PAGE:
I don’t mean I’m not a fan of science fiction, broadly defined – it’s a fun genre, and while I do lean more towards fantasy (allowing that the border between the two genres is extremely fluid), sci fi does some interesting and cool things. I’ve been trying to read some more of the sci fi landmarks since attending the Swords, Sorcery, Sandals and Space conference, at least in part because I felt I was missing out on a whole chunk of the discourse by not knowing the major texts to which papers and participants were referring. (So I’ve since read the Asimov Foundation trilogy, for example, and got a brief review of Slow River into the Times Higher Ed.) But the problem is that I’m coming to this as an adult who wants to be informed about the field, not as someone with the kind of all-encompassing hunger and passion I remember from my younger years who falls in love with a series or a writer and commits whole-heartedly to their work. I’m talking, and I say this with affection, of the sort of devotion you get in Trekkies. Or indeed in devotees of Buffy and Angel. (Some of these issues are similar to those we encounter when using the personal voice in academic work.) The closest I come, if I’m honest, is probably my irrational fondness for Hope Mirrlees, and while Lud-in-the-Mist is a starter for one, it’s not exactly an in-depth familiarity with the broad sci fi canon.

So the biggest challenge for me in writing this particular piece has been overcoming good old imposter syndrome. There are other problems too, of course. I’m drafting so I’m not too worried about the tone I’m taking yet, just getting words on the page will do, but there are issues about the right sort of way to write for a venue like Strange Horizons. It’s obviously not an academic journal, but neither is it this ‘ere blog, where I can be as informal and chatty or technical and jargony as I feel like being. I’m wondering about structure and organisation, and the sorts of things that readers will take for granted and that I need to spell out (the usual concern when writing for a non-academic audience, compounded by said imposter syndrome which assumes that every reader will already know everything I have to say, which is clearly nonsense). But most of all, it’s having the courage to have a go – after all, if I wasn’t up to it, I wouldn’t have been asked.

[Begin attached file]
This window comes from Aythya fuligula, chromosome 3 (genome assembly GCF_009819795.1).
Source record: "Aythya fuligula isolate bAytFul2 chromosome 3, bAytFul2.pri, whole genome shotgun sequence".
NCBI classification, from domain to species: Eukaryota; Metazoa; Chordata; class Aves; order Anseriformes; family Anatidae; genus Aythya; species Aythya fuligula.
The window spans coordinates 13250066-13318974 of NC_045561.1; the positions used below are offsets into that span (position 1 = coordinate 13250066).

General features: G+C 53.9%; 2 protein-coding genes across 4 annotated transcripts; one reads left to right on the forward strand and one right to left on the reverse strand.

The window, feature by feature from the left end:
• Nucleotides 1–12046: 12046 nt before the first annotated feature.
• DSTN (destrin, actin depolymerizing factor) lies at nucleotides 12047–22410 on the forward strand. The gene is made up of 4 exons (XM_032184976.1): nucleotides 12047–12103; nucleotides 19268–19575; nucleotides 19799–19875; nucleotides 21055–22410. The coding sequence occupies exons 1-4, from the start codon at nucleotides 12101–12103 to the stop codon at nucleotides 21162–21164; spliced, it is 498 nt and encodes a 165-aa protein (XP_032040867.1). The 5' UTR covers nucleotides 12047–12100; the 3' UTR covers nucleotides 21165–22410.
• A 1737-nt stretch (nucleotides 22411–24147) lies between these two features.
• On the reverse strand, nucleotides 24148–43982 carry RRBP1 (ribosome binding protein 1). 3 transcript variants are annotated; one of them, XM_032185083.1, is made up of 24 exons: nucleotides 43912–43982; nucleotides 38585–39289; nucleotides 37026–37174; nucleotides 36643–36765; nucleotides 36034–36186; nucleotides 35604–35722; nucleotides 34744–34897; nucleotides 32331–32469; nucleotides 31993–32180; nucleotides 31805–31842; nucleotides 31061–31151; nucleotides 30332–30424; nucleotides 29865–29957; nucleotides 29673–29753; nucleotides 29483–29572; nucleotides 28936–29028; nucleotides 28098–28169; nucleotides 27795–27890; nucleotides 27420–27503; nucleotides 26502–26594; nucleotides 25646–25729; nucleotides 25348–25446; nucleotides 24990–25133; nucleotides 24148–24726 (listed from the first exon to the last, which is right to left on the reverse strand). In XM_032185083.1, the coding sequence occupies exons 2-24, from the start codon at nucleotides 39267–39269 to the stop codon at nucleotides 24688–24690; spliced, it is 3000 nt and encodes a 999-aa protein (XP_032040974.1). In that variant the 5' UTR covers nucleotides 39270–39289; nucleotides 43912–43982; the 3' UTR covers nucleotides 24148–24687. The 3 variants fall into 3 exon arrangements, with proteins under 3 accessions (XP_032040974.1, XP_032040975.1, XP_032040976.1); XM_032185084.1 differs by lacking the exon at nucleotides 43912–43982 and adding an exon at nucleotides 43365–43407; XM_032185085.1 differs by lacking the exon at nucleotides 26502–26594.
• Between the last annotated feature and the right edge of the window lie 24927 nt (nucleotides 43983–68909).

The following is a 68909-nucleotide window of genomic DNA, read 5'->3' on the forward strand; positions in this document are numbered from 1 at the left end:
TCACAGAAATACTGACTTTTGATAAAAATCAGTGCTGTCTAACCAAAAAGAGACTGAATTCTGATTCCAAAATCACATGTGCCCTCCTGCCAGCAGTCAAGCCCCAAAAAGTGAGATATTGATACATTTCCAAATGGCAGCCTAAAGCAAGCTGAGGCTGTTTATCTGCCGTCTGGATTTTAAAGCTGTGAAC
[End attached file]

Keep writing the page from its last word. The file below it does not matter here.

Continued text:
Now that the writing is underway, it’s actually turning out to be quite fun, and I’ve read a lot of really interesting stuff along the way. So keep an eye out for the final piece, which should appear in April or May some time, and you can judge how successful it’s been for yourself!

June 28, 2013

Petition against privatising UK student loans

Filed under: Meta — lizgloyn @ 1:36 pm
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As Twitter and the New Statesman noticed yesterday, Danny Alexander has confirmed the government’s intention to privatise the student loan book.

There are so many things wrong with this that I can’t quite begin to articulate them, but let’s settle for the fact that there are some suggestions in a leaked memo that the interest on existing loans could be increased retrospectively.

Given all the problems and issues we’re facing with getting the most talented students from any background into higher education, the privatisation of the loan book would be one further discouragement from pursuing further study from those without independent financial resources. It would be one further step towards the privatisation and marketisation that is already creeping into the university sector, where (to my mind) it has no place. And it won’t ultimately do anything towards improving the country’s financial situation right now.